British Author (1969-)

Hari Mohan Nath Kunzru was born in London in 1969 of mixed Indian and English parentage. His father, Krishna Mohan Nath Kunzru was a graduate of Agra Medical College who came to Britain to work as an orthopaedic surgeon in the National Health Service during the 1960's, where he met and married a nurse named Hilary Ann David in 1968.

Hari was educated at Bancroft's School in Woodford Green in Essex (a minor public school) and at Wadham College, Oxford where he read English. He left Oxford in 1991 and headed for London, where the world did not fall beneath his feet as expected. Between 1992 and 1994 he worked as a "van driver, waiter, promotions co-ordinator, telesales drudge, DJ and decorator" and as a juggler in nightclubs promoting soft drinks. He then decided to return to academia and studied for an MA in Philosophy and Literature at Warwick University in 1995.

It was at Warwick that he met the editor of Wired magazine and began a career in journalism writing about technology. From 1995 to 1997 he was the Associate Editor of Wired UK, and he has been a contributing editor at culture and technology magazine Mute since 1995. In 1998 he became the travel correspondent for Time Out magazine, and also wrote travel pieces for The Guardian and The Daily Telegraph being named The Observer Young Travel Writer of the Year for 1999. Between 1999 and 2004 he was also music editor of Wallpaper magazine.

Described by the Evening Standard "of the most hyped authors in London", his first novel The Impressionist (Tom Jones meets Midnight's Children), sparked off a transatlantic bidding war which resulted in Kunzru receiving one of the largest advances in publishing history, belived to be around £1.25 million. Published in the United Kingdom in April 2002, it won the Betty Trask Prize, the Somerset Maugham Award, and the Pendleton May first novel award. It also won the John Llewellyn Rhys prize, but Hari declined to accept it as he objected to the presence of the Mail on Sunday newspaper as sponsor of the award. Granta magazine included his name on their list of the 'Best of Young British Novelists' in 2003.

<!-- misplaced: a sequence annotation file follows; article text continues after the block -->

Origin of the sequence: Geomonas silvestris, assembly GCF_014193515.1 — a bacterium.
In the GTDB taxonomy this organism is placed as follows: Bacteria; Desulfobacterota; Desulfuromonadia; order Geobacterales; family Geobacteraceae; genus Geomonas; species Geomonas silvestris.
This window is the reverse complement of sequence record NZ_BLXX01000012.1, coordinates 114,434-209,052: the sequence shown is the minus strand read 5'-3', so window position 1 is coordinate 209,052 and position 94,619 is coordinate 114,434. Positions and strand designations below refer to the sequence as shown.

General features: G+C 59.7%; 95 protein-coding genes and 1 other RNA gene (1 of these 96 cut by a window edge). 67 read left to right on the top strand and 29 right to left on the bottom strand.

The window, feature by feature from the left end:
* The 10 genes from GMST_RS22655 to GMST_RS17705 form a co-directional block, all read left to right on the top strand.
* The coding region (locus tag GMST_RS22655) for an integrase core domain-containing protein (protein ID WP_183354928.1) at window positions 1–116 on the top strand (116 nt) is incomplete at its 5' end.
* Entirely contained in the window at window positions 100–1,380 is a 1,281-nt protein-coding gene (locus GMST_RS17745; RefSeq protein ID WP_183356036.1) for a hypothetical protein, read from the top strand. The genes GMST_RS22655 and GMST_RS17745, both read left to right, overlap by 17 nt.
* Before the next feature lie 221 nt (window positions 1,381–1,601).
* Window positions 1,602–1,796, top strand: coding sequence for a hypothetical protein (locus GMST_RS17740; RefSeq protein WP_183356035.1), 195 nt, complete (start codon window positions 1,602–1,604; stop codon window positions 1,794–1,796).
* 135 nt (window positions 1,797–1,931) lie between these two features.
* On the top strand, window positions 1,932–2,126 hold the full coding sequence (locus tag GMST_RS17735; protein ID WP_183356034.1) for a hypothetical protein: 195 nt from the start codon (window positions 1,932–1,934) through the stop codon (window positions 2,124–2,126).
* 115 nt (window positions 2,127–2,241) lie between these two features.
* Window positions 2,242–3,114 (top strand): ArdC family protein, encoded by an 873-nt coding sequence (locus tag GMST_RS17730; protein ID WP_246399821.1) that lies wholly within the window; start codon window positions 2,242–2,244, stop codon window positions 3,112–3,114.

His second novel Transmission appeared in 2004; "A taut, darkly funny novel about life in the Internet Age, Transmission tells the story of Arjun Mehta, an Indian computer programmer who comes to Silicon Valley in search of the online-age version of the Great American Dream"; it won for him the award of the British Book Award for Writer of the Year in 2005.

Hari Kunzru has also developed a parallel career as a broadcaster. Between 1999 and 2000 he presented the arts programme The Lounge for Sky TV and has since interviewed V.S. Naipaul for BBC Four and presented the television documentary The Great Arc and another on Islamic Art. Kunzru has also appeared as a regular guest on BBC Two's Newsnight Review and on Radio 4's Start the Week. He has also written the radio play Sound Mirrors in collaboration with Coldcut which was broadcast on BBC Radio 3 in March 2004, and has written a number of pieces of shorter fiction which appeared together in the collection Noise published in 2005.

According to the critic Luca Prono "Hari Kunzru’s writings explore the controversial legacies of colonialism and empire, and the impact of today’s globalised world on the formation of individual identities."



Short story collection

  • Noise Hamish Hamilton, 2005